No matter the purpose of my appointment with the neurosurgeon, the conversation always comes down to autoimmune disease. Today’s visit was no different.
This is the same neurosurgeon’s office that–a few weeks ago–rescheduled my appointment without telling me. Beyond that, there was an additional conversation about another scheduling error.
As I strolled through the door with my walker, I was greeted as if I were an old friend. Doors were opened for me; lots of chatting ensued.
By the time I saw the neurosurgeon, my volume was on voluble. This was my annual appointment regarding my C2-C4 neck fusion. Only screws and a metal plate are holding the donor bone in place. There has been no fusion.
Until today. What looks like a bit of a blur on an x-ray turned out to be the beginning of healing. It’s slow but it is happening.
“Is my body just slow?” I asked her. The surgery was two years ago.
“Yes. It’s the autoimmune disease, the biologic, and the steroids. They slow down the healing.”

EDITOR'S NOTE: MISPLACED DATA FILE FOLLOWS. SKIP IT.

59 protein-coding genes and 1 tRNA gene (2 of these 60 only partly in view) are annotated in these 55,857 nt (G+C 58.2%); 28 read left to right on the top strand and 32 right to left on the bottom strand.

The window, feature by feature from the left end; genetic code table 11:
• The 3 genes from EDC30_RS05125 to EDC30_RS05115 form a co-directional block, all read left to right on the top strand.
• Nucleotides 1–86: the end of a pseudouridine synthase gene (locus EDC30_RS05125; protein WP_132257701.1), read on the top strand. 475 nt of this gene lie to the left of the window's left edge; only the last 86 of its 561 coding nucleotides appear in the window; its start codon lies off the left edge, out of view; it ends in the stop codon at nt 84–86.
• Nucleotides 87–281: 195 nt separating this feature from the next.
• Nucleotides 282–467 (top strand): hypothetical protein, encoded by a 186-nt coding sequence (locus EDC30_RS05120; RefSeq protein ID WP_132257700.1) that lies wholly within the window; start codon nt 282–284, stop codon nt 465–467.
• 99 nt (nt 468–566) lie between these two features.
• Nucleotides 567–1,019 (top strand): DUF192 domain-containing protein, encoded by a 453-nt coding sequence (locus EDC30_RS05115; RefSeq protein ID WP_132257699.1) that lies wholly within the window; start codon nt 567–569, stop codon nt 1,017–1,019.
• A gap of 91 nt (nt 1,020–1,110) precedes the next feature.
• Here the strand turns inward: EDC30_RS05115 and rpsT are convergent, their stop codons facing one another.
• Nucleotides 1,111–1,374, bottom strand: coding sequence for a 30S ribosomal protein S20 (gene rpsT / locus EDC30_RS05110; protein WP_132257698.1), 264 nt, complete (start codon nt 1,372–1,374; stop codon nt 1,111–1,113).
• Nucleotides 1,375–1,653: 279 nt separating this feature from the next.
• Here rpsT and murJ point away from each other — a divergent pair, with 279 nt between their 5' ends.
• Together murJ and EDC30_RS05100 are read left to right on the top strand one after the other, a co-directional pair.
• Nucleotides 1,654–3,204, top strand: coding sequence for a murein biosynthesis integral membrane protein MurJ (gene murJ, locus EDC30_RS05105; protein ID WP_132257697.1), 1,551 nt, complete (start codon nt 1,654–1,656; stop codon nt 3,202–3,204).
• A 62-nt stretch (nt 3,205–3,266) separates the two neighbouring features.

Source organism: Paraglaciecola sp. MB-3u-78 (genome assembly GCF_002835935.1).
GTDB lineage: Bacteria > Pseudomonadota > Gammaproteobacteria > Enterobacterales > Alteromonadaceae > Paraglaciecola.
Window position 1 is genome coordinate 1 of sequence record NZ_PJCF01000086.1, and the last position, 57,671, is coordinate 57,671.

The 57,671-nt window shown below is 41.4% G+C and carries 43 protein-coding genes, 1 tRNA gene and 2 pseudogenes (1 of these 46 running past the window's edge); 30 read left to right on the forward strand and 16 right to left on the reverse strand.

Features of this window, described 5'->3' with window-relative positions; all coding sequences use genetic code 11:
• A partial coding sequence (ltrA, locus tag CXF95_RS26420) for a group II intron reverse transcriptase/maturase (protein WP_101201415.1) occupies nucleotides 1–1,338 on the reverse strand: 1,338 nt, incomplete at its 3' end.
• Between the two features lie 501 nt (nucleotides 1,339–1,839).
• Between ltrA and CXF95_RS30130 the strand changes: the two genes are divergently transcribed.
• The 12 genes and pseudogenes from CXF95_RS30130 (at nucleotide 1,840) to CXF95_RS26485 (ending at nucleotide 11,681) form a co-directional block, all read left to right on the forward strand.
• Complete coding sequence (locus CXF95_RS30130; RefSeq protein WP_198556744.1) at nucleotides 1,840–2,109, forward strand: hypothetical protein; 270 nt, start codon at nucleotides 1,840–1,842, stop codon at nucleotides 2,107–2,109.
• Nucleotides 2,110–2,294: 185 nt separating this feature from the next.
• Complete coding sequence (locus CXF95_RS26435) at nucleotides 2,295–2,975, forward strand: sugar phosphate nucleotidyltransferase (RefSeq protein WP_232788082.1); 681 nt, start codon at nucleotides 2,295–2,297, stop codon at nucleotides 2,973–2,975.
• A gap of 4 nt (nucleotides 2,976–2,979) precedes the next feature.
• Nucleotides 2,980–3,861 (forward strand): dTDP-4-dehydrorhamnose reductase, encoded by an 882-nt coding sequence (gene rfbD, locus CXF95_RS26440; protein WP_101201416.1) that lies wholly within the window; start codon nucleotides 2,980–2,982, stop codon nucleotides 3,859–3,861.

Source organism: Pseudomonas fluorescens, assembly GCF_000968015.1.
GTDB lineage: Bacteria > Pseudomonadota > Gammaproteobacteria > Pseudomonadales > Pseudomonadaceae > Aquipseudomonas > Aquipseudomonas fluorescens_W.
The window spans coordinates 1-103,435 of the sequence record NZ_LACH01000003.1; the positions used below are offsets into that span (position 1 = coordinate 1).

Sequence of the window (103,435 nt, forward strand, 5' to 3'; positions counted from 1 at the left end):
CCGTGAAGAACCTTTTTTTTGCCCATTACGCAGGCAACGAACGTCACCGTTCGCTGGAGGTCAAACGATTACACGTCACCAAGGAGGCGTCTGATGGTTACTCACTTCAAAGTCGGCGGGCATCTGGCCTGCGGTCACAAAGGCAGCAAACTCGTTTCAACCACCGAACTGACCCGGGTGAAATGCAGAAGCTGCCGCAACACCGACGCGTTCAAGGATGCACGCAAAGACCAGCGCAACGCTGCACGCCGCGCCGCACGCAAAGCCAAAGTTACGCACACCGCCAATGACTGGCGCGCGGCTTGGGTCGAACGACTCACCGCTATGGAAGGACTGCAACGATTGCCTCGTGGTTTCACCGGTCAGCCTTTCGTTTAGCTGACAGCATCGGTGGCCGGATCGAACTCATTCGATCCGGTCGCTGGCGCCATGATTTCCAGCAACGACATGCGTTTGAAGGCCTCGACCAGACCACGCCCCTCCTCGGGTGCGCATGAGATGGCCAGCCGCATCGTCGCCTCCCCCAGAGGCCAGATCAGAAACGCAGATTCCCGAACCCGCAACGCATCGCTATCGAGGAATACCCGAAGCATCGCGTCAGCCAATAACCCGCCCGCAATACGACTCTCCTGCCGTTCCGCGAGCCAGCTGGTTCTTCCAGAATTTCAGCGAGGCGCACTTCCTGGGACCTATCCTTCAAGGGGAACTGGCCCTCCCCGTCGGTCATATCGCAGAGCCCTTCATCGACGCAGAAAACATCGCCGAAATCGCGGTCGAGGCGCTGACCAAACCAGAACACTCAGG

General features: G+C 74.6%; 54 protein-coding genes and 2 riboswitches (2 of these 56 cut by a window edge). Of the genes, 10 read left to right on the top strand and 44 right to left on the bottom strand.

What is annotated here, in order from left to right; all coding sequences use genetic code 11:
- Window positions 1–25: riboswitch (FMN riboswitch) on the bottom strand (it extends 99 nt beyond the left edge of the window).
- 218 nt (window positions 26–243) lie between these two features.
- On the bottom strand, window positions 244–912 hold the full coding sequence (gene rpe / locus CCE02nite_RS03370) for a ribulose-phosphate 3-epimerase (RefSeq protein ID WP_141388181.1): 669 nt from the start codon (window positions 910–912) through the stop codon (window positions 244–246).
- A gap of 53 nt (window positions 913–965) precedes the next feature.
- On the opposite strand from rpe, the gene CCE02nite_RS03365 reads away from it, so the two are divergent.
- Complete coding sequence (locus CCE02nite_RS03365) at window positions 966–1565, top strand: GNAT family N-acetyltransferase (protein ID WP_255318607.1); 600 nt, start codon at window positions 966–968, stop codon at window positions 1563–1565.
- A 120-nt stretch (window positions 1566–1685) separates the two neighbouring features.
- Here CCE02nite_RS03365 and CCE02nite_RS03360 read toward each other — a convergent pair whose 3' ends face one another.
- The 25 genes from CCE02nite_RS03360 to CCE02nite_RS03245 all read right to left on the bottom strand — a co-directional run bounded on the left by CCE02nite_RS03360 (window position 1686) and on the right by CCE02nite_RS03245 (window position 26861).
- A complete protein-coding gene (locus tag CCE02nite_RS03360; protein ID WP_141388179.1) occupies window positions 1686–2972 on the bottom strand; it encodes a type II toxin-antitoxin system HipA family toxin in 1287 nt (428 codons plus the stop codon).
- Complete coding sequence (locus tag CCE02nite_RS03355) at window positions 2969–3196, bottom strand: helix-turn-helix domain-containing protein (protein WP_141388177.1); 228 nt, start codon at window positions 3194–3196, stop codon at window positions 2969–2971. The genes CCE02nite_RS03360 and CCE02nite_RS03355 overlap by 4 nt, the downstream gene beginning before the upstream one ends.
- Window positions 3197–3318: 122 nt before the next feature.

I’ve struggled with this since the initial surgery that released my pinched spinal cord. It kept me from becoming a quadriplegic. Methotrexate and prednisone make it possible for me to write every day AND perform my activities of daily living. They give me a life.
The neurosurgeon and I have had long, usually thoughtful–sometimes lively–conversations concerning this obstacle that is my path. We both know that stopping the medication does not guarantee the fusion process will continue, much less speed up.
The war within my body—autoimmune disease—will go on whether I stop the medication or not. I will just know its effects more readily if I reduce my troops.
This is the rock and hard spot that is my path but it is not without a sliver of light. That I am healing means more than a blur on an x-ray. Full fusion is not guaranteed but now, it is a possibility.
Consistency in diet, yoga, and meditation have had an effect. None is a quick fix; all are a lifetime practice. For now, the practice includes methotrexate and prednisone.